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Volume 24 No. 112
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Former Alabama QB A.J. McCarron Joins Call For NCAA Reform, Players' Union

Former Alabama QB A.J. McCarron said of the efforts by Northwestern players to unionize, "During some point in the future, college athletes should be paid." McCarron, appearing Wednesday on FS1's "Crowd Goes Wild" to discuss the movement, added, "The NCAA is not a bad organization, don't get me wrong, it's an unbelievable organization. But in some way they're taking advantage of college athletes that sign their name to a certain school." McCarron said the tens of millions being earned by schools through football is "absurd money," and for player jerseys "being sold and them not seeing any of that and then being used for video games, eventually something's got to give and players end up being paid" ("Crowd Goes Wild," FS1, 1/29). Seahawks TE Zach Miller, the team's NFLPA alternate rep, said that a "union in the college ranks would be beneficial." He added, "I get the players' point of view. I feel it would be good if they had the same kind of representation we have with the NFLPA." Broncos TE Joel Dreessen, who also serves as an alternate player rep, said, "Injuries can last a lifetime. There needs to be some type of protection for that" (, 1/29). But former NFLer Joe Theismann said, "I don't think unionization is going to be as easy as people might think, to do for the college players. I think what the threat of unionization will do is it will force the NCAA to make changes in what they do for the athletes that participate" ("Fast Money Halftime Report," CNBC, 1/30). NFL agent Leigh Steinberg: "The system needs restructuring. At the very least, we need to be giving a stipend" ("Power Lunch," CNBC, 1/30).

CHANGE IS IMMINENT:'s Dennis Dodd wrote college athletics "as we know them are about to change -- radically." If players "can get union cards, is it worth the NCAA even existing to negotiate with them?" Point being, it "isn't going to end with Northwestern." The movement "isn't going to die." This seems like "some larger Norma Rae moment" (, 1/29). In Tampa, Tom Jones noted the "hurdles of becoming unionized are high and many." But "don't dismiss this announcement." Jones: "This isn't a lark. Changes are coming." What is unclear is "just how significant the changes will be and whether or not they're a good thing." Jones: "My gut tells me this is the first step of a slippery slope that will end in the ultimate ruin of college sports as we know it" (TAMPA BAY TIMES, 1/30). In Tulsa, John Klein wrote, "Regardless of what happens with the [National Labor Relations Board] ruling and any subsequent court cases, universities are going to have a hard time making the case to the public." That may have "a far larger impact long term on how the business of college athletics is conducted" (TULSA WORLD, 1/30).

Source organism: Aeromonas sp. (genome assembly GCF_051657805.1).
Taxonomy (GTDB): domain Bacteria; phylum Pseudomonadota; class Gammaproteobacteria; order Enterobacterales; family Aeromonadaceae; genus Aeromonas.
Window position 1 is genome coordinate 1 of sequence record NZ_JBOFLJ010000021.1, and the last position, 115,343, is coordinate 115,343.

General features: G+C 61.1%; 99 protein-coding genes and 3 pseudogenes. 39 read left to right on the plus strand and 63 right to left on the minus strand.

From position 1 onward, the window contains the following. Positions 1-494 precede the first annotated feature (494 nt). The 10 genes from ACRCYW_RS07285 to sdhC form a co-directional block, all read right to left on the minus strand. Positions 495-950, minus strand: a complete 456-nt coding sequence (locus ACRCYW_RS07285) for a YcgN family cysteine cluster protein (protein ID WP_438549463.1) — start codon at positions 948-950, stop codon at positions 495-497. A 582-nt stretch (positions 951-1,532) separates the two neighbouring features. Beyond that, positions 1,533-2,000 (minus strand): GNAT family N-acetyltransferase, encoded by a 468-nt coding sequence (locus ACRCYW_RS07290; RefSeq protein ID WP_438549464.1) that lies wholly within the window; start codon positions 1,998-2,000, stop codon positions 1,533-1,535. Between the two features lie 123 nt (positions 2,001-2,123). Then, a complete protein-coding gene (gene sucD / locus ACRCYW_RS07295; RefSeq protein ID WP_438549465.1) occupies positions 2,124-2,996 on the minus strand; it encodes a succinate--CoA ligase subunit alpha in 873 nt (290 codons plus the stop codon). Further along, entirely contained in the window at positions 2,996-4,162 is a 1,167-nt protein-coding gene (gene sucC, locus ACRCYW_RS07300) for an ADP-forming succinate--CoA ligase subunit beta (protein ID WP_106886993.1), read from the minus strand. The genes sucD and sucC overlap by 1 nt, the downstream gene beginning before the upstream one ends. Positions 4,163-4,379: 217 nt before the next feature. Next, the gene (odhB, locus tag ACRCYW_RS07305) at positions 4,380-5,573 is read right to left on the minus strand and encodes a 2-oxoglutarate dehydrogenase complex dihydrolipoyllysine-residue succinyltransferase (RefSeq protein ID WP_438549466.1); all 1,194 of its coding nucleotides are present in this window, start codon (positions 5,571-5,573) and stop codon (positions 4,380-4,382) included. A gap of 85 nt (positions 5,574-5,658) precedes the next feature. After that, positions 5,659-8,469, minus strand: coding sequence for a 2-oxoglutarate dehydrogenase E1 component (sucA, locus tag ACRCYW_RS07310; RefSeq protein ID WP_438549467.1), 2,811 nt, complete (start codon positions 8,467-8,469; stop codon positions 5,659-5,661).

STUDENTS OR EMPLOYEES? In Detroit, Drew Sharp wrote under the header, "College Athletes' Fight Not Equal To Unions, But Reform Needed." Universities "are making millions from new conference television deals." But "shouldn’t athletes first concede that they’ve already got it pretty good relative to other students?" They are "not indentured servants." And if they are "employees, shouldn’t they then lose some of the university protections they merit as a 'student-athlete?'" There are "privacy laws shielding much of their academic and personal conduct from public scrutiny because they’re students" (DETROIT FREE PRESS, 1/30). In Jacksonville, Gene Frenette writes under the header, "Not A Perfect Union, But A Needed Step To Reform NCAA" (FLORIDA TIMES-UNION, 1/31).

STEEL FRAMEWORK: In Chicago, Alejandra Cancino reported the Northwestern players have "turned to the United Steelworkers for help in forming a union." Labor experts said that the alignment "should give organized labor a huge image boost, especially among younger people and those who follow college sports" (CHICAGO TRIBUNE, 1/30). In Minneapolis, Kaszuba & Christensen wrote adding the United Steelworkers "almost surely will change the dynamics of the debate." Legal observers said that the union, with its "financial muscle, should probe to be a worthy adversary for the NCAA" (Minneapolis STAR TRIBUNE, 1/30).

A VOICE TO BE HEARD:'s Stewart Mandel wrote "this is the beginning of a protracted legal fight." But it is still "a potentially revolutionary, if largely symbolic, moment." Mandel: "Interestingly, most of the issues [NU QB Kain] Colter's proposed union says it's pressing for ... mirror those the major conferences were already hoping to address with their push for more NCAA legislative power." So it may be that "progress happens on those specific issues long before any resolution about unionization." But in the "bigger picture, Northwestern's players could still help drive home a larger point ... that athletes deserve a greater voice in a system in which they currently have none" (, 1/29).'s Andy Staples wrote "regardless of whether the NLRB approves the players' request, this attempt at consolidation should be a fairly effective negotiating tactic for the ultimate goal -- a seat at the table -- if conference commissioners and school presidents have been paying attention" (, 1/29).